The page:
The final temptation Nouwen points to is the great temptation to be powerful. Power is one of the greatest temptations for leaders because as Nouwen notes “power offers an easy substitute for the hard task of love. It seems easier to be God and to love God, easier to control people than to love people, easier to own life than to love life” (p77). The challenge that Nouwen offers to go along with this is what he calls “Somebody else will take you.”
This is a leadership that seeks to discern where Christ would have you go, even when you don’t want to go there; one aimed not at upward mobility but the downward mobility which ends at the cross, of the humility of a suffering servant. In this Nouwen argues that the Christian leader of the future needs to be radically poor: “What is good about being poor? Nothing, except that it offers us the possibility of giving up leadership by allowing ourselves to be led… Wealth and riches prevent us from truly discerning the way of Jesus” (p84).
The discipline which will help the leader in this regard is that of theological reflection, a reflection that will keep the leader from being a mere psychologist or social worker; instead, “Theological reflection is reflecting on the painful and joyful realities of every day with the mind of Jesus and thereby raising human consciousness to the knowledge of God’s gentle guidance” (p88), which will better help the leader navigate the waters of fatalism, defeatism, incidentalism and accidentalism that the world attempts to push on our people.
In sum Nouwen is arguing that the Christian leader make these three shifts, stating that “[Jesus] asks us to move from a concern for relevance to a life of prayer, from worries about popularity to communal and mutual ministry, and from a leadership built on power to a leadership in which we critically discern where God is leading us and our people” (p92).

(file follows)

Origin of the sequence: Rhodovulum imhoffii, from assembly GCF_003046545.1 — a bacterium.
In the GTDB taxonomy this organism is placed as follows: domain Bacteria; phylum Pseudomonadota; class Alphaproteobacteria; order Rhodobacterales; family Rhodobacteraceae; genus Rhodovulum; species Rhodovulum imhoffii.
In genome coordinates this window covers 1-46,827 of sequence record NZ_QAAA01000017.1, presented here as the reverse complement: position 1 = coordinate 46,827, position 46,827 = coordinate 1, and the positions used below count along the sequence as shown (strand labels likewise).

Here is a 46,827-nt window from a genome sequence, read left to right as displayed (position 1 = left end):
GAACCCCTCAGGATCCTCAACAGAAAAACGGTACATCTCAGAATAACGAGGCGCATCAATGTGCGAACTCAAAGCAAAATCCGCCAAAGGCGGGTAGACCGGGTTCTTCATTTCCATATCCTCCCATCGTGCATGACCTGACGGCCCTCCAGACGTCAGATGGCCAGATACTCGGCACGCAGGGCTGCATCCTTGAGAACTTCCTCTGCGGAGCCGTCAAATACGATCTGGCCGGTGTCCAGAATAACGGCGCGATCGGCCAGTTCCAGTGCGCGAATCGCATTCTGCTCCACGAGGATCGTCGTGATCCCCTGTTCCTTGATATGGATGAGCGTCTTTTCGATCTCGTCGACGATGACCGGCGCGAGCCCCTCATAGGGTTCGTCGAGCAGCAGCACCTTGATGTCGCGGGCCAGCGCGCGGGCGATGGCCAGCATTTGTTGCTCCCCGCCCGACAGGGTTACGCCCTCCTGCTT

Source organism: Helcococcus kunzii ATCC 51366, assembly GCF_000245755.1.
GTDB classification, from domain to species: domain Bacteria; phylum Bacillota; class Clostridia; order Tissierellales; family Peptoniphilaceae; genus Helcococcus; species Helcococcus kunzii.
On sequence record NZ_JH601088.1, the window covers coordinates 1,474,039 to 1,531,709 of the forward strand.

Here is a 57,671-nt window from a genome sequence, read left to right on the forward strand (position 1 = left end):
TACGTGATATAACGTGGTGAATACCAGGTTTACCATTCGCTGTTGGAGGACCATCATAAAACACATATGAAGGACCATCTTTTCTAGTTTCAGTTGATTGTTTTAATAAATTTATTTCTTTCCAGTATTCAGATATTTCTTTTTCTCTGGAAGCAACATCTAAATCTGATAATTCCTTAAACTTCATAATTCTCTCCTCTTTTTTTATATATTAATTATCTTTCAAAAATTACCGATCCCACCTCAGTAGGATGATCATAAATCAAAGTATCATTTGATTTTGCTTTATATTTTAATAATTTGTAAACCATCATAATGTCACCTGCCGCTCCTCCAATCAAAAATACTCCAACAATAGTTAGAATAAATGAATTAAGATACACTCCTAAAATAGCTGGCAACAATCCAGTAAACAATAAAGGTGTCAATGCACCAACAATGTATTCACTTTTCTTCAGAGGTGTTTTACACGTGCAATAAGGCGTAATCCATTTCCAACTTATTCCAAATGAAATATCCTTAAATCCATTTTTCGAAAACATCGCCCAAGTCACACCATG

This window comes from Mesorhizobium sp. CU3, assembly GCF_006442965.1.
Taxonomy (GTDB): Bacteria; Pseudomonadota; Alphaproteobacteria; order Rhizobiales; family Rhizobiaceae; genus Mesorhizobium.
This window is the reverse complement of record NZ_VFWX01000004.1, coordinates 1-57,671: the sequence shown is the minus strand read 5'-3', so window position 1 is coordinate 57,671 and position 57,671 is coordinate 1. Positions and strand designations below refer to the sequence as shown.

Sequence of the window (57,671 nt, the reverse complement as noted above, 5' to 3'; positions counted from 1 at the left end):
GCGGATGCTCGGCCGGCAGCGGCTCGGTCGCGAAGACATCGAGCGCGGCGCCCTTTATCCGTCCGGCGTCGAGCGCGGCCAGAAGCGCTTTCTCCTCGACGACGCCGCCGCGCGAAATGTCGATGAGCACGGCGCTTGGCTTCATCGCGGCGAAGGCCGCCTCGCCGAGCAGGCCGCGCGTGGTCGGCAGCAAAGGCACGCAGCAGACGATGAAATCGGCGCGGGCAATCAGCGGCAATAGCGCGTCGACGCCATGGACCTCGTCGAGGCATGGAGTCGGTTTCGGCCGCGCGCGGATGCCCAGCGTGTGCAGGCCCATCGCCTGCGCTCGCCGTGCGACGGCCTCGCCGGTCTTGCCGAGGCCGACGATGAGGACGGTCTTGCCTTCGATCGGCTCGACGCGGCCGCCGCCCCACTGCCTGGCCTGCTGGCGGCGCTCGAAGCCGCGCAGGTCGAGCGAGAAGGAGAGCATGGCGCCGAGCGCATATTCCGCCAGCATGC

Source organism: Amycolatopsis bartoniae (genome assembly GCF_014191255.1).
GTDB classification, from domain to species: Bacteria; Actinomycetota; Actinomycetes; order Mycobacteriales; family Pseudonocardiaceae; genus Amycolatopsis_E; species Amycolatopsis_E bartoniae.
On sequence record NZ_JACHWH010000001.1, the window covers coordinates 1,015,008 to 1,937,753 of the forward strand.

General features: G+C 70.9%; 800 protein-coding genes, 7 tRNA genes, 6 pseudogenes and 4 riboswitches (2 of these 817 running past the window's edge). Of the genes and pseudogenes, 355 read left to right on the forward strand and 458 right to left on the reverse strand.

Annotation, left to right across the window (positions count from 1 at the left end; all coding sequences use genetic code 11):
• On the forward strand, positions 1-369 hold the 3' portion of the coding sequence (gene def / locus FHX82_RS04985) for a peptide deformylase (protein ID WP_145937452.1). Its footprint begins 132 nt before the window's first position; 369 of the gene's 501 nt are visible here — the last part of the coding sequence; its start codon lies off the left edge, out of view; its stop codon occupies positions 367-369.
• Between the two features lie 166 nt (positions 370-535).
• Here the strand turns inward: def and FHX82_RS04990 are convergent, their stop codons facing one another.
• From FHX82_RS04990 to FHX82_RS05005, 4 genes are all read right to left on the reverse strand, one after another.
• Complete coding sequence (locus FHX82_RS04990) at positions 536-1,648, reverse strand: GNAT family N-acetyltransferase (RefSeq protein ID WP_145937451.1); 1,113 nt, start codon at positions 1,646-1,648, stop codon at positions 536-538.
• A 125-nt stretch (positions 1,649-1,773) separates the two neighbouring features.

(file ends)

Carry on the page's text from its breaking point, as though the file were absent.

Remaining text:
On the whole, Nouwen’s book is a refreshing attempt to call Christian leaders away from the trends that have taken hold of it. It is tempting to say that these trends are new, but it would be more accurate to note that they are perennial trends within the church and the world at large. There isn’t much to critique about this book. It might be argued that Nouwen downplays too much the need for critical engagement with the cultural over certain issues such abortion or euthanasia; in point of fact Nouwen seems to be simply calling Christian leaders to make sure that that is not all they focus on, and that when they do focus on it to remember that the goal is not to be proven right or to gain power but to search for the truth and foster deeper human relationship.
“Knowing the heart of Jesus and loving him are the same thing.”-41
“A mystic is a person whose identity is deeply rooted in God’s first love.”-42
“Christian leaders cannot simply be persons who have well-informed opinions about the burning issues of our time.”-45
“The mystery of ministry is that we have been chosen to make our own limited and very conditional love the gateway for the unlimited and unconditional love of God.”-62
“Confession and forgiveness are the concrete forms in which we sinful people love one another.”-64